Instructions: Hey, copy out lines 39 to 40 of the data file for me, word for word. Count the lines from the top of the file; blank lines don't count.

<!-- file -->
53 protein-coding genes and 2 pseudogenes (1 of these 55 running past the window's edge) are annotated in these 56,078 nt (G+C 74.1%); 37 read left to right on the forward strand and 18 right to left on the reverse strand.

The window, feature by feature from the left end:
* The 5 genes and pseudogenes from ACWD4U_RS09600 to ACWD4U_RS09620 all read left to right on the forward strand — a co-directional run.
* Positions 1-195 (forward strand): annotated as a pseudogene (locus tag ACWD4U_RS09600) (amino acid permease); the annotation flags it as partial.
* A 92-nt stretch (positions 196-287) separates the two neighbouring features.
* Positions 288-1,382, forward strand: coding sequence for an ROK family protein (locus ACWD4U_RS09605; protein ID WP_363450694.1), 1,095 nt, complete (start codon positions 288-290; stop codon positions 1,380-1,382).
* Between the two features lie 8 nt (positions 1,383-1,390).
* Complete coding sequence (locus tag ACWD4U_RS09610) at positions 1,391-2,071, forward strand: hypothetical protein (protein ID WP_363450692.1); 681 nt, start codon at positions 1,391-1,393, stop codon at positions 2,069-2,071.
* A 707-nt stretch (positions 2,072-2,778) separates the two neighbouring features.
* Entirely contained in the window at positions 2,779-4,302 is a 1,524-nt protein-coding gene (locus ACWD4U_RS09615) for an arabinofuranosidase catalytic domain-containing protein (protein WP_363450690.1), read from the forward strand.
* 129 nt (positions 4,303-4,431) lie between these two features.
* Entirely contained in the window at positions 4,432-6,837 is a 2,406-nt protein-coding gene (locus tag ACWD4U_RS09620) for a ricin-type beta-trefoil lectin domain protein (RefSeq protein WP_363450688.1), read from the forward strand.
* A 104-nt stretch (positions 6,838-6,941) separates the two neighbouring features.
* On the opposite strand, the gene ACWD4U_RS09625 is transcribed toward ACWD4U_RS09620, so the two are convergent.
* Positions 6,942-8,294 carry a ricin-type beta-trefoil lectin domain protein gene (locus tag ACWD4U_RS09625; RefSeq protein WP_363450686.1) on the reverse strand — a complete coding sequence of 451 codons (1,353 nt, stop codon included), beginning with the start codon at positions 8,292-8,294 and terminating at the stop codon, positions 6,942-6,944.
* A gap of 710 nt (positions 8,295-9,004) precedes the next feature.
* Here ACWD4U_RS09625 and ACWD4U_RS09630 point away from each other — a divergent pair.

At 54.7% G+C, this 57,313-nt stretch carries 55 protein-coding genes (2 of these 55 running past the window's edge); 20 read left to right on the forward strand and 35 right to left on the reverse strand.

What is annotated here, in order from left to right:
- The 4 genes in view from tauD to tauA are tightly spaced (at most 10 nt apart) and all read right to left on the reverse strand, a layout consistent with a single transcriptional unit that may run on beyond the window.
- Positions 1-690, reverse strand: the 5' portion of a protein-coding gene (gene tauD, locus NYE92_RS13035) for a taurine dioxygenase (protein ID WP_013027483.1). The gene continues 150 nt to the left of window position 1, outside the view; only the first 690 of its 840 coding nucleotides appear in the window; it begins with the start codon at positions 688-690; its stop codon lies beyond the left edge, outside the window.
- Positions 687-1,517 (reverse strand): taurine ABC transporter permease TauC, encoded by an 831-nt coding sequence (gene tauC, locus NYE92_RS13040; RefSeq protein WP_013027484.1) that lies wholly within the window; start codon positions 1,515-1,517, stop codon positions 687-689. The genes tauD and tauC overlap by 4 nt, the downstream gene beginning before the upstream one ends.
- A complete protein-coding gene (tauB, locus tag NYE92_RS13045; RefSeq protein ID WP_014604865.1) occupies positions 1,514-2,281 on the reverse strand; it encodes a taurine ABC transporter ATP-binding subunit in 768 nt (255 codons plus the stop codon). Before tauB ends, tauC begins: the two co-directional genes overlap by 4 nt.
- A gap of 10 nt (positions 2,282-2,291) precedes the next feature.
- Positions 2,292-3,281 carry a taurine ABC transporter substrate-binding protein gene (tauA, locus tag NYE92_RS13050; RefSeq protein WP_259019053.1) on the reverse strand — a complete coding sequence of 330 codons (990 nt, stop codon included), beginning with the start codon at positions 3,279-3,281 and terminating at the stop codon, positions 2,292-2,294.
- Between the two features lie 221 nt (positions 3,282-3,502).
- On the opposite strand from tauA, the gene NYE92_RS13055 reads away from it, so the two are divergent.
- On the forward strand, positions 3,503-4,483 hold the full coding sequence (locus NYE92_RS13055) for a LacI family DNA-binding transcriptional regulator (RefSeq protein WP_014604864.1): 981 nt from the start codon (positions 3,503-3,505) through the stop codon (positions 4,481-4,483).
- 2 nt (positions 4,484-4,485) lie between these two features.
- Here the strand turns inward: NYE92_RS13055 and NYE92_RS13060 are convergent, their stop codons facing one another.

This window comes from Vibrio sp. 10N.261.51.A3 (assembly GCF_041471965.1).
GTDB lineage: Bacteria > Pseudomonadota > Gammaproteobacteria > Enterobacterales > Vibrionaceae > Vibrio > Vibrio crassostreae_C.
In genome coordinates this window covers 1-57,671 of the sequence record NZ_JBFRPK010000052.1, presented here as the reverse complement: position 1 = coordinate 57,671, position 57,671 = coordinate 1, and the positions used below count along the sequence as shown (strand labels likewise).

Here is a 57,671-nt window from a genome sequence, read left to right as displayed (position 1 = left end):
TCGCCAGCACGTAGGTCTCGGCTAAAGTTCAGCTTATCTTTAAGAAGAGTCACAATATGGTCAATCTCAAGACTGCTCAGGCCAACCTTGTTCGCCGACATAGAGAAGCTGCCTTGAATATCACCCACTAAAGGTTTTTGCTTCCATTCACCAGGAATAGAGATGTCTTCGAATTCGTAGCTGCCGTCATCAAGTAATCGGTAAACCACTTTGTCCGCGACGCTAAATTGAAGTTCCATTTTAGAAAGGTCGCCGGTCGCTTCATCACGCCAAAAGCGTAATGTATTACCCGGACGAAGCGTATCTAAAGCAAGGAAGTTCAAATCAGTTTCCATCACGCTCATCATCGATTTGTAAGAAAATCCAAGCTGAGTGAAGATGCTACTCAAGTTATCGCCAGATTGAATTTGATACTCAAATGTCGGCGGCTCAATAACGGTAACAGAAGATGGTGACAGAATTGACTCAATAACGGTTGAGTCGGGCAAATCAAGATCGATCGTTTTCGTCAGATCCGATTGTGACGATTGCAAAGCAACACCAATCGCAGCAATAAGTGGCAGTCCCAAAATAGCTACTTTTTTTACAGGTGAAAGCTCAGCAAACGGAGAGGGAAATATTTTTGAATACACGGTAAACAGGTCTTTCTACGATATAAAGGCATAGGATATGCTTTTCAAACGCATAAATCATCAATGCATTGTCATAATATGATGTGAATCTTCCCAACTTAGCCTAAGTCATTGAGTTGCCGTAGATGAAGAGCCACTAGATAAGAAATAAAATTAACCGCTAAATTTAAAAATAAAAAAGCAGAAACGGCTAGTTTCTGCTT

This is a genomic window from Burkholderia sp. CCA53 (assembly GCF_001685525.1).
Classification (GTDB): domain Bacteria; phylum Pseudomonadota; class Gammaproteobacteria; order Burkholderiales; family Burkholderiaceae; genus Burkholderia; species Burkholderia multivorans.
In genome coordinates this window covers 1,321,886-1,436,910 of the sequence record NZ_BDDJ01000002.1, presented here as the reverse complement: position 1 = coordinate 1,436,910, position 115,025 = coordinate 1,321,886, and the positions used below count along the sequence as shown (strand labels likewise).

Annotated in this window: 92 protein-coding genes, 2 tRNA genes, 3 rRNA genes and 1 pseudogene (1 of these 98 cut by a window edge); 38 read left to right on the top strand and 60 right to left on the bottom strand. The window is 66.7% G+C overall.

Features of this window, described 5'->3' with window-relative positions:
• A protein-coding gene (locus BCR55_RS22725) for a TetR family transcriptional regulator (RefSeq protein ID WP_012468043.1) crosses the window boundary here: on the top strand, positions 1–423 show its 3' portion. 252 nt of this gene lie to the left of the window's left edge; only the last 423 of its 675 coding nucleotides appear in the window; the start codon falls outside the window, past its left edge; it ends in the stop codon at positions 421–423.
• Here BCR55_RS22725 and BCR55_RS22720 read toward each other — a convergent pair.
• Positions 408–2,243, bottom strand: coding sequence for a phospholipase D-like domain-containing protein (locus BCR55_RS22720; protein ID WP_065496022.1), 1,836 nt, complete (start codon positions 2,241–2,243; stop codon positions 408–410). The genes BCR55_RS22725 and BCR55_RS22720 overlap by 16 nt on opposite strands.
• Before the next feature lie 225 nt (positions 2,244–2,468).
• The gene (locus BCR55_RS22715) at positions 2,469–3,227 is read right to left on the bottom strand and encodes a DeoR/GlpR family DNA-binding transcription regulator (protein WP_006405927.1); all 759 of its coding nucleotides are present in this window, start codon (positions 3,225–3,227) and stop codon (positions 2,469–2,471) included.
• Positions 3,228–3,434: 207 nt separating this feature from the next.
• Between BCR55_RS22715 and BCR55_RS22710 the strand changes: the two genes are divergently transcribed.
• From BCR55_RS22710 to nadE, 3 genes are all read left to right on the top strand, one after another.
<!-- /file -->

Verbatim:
Annotated in this window: 92 protein-coding genes, 2 tRNA genes, 3 rRNA genes and 1 pseudogene (1 of these 98 cut by a window edge); 38 read left to right on the top strand and 60 right to left on the bottom strand. The window is 66.7% G+C overall.

Features of this window, described 5'->3' with window-relative positions: